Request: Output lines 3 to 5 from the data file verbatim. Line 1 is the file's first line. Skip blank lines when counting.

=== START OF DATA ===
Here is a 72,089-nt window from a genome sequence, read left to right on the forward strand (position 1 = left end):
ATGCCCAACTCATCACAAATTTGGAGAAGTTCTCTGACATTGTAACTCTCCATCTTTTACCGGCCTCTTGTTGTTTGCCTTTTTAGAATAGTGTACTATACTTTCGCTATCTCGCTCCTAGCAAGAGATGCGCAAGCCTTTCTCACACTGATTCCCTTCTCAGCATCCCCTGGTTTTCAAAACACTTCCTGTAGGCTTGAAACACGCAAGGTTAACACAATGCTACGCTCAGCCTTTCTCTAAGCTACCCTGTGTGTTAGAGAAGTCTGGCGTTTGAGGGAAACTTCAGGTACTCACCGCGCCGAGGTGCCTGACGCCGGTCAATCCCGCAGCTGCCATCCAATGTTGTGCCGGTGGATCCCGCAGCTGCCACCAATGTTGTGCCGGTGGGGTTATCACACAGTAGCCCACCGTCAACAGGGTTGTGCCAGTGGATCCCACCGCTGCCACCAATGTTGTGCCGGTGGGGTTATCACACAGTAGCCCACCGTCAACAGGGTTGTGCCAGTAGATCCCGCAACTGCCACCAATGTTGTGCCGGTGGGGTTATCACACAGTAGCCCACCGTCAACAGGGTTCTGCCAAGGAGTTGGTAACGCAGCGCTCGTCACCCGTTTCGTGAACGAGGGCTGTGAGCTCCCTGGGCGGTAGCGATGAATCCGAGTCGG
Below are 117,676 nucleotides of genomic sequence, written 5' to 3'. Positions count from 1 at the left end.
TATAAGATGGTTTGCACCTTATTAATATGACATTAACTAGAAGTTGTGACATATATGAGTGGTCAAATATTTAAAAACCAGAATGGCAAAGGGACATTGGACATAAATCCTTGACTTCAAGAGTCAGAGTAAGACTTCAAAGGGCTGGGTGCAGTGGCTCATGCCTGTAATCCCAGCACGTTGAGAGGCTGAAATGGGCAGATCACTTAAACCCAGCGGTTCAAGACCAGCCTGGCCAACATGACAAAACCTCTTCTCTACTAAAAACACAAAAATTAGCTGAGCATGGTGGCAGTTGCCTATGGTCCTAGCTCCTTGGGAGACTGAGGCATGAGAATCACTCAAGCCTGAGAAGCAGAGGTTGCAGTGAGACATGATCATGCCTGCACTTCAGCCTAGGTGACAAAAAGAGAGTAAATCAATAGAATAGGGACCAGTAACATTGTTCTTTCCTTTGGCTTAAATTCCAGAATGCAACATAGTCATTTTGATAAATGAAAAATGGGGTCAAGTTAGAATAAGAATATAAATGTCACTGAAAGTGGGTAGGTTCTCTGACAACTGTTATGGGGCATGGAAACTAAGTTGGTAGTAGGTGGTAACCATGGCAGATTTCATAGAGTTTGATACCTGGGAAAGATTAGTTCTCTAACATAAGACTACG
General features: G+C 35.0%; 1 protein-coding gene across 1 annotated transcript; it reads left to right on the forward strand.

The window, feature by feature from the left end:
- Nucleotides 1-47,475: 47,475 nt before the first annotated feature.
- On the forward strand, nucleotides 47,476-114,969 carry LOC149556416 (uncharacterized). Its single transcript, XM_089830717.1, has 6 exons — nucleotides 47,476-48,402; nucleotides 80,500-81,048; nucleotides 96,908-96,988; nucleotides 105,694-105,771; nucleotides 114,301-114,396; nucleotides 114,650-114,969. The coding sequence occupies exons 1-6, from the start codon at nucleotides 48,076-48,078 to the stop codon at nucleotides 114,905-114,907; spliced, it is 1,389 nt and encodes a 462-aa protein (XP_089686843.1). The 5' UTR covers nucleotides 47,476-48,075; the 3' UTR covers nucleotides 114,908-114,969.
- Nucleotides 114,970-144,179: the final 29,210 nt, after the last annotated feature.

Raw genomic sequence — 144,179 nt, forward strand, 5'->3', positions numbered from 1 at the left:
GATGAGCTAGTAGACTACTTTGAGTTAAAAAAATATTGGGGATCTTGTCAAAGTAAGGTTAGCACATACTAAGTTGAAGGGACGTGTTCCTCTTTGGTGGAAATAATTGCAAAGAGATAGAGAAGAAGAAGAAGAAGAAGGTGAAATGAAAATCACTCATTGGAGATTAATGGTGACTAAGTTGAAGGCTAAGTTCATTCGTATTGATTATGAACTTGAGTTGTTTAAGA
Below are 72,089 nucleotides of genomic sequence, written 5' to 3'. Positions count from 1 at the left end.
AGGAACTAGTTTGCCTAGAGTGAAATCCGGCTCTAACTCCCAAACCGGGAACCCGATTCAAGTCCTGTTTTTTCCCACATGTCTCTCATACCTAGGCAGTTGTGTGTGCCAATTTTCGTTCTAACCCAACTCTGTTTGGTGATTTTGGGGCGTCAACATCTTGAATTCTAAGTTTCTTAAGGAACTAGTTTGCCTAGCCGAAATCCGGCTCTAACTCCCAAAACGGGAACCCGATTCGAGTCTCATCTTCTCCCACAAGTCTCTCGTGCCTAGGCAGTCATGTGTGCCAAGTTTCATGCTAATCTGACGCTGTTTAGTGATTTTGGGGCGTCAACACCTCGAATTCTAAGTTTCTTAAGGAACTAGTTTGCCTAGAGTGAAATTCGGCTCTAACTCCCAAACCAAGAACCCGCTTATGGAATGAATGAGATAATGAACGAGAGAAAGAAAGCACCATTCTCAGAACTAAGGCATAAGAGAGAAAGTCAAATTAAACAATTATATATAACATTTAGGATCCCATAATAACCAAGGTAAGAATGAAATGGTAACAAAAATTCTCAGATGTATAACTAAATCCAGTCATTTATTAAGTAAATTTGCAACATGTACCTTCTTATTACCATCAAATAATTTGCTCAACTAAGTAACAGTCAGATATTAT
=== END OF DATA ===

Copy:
Below are 117,676 nucleotides of genomic sequence, written 5' to 3'. Positions count from 1 at the left end.
TATAAGATGGTTTGCACCTTATTAATATGACATTAACTAGAAGTTGTGACATATATGAGTGGTCAAATATTTAAAAACCAGAATGGCAAAGGGACATTGGACATAAATCCTTGACTTCAAGAGTCAGAGTAAGACTTCAAAGGGCTGGGTGCAGTGGCTCATGCCTGTAATCCCAGCACGTTGAGAGGCTGAAATGGGCAGATCACTTAAACCCAGCGGTTCAAGACCAGCCTGGCCAACATGACAAAACCTCTTCTCTACTAAAAACACAAAAATTAGCTGAGCATGGTGGCAGTTGCCTATGGTCCTAGCTCCTTGGGAGACTGAGGCATGAGAATCACTCAAGCCTGAGAAGCAGAGGTTGCAGTGAGACATGATCATGCCTGCACTTCAGCCTAGGTGACAAAAAGAGAGTAAATCAATAGAATAGGGACCAGTAACATTGTTCTTTCCTTTGGCTTAAATTCCAGAATGCAACATAGTCATTTTGATAAATGAAAAATGGGGTCAAGTTAGAATAAGAATATAAATGTCACTGAAAGTGGGTAGGTTCTCTGACAACTGTTATGGGGCATGGAAACTAAGTTGGTAGTAGGTGGTAACCATGGCAGATTTCATAGAGTTTGATACCTGGGAAAGATTAGTTCTCTAACATAAGACTACG
General features: G+C 35.0%; 1 protein-coding gene across 1 annotated transcript; it reads left to right on the forward strand.